I found this photo of a doorman on Humans of New York, a photography project/website that I highly recommend checking out. It reminded me a lot of my rainy walk to the Met.

I also love that in NYC, a rainy day is a business opportunity, at least if you are an umbrella salesman! There were two who quickly opened shop at the bottom of the Met steps, beckoning tourists from beneath their crowded cover to purchase their wares. There was also a saxophonist playing jazz music underneath a cheap plastic poncho, and it was like a scene out of a movie. Cue: soft rain. Cue: distant thunder. Cue: improvisational jazz music. Cue: enthusiastic umbrella salesmen.

Once I got inside, worked my way through the crowds at the entrance security and admissions/donations line, I was finally free to explore this labyrinth of rooms, full of works by names I once knew only from textbooks. I’m no art expert, that’s for sure, but I did take AP Art History my senior year of high school, and I’m so glad I did. I only vaguely remember a few specifics about various art movements and artists, but my teacher did a wonderful job teaching us to appreciate art. That was her big goal for us that she announced on the first day of class (that and learning the difference between “nude” and “naked”), and I think she certainly succeeded.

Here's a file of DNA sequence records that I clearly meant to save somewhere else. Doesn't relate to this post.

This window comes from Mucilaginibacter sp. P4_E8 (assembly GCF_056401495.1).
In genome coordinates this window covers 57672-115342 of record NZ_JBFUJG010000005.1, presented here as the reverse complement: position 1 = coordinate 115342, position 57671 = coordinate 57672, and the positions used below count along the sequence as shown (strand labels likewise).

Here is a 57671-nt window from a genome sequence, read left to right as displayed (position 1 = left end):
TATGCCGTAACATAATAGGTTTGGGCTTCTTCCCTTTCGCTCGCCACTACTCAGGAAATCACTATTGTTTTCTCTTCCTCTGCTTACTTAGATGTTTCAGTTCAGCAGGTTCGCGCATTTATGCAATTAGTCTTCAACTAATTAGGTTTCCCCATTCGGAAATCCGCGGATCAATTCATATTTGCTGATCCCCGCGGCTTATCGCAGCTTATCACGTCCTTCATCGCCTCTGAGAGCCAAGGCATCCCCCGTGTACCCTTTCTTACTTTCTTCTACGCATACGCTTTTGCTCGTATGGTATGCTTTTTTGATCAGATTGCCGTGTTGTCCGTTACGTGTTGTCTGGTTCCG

Washington Crossing the Delaware by Emanuel Leutze. How can you see something like this and NOT stop to look at it for a while?

As I began my museum explorations in The American Wing, I began to remember why I don’t always enjoy museum visits. I am appalled by the way some people approach artwork! I saw not one but two different individuals in different art galleries touching and leaning on decades-, even centuries-old sculptures!!! I don’t even…sigh, anyway. (Eventually the museum chaperones? Supervisors? Uniformed individuals creeping in the doorways? fussed at the sculpture-touching bafoons.)

I understand a lot of the museum visitors are tourists visiting from out-of-town, -state, or -country and they are hurried to “see all the sights” of New York, but what’s the point of seeing them if you don’t take the time to truly absorb what you’re looking at? My advice would be to pick a few wings/galleries of The Met that you know you are interested in and spend some quality time getting acquainted with the works on display there.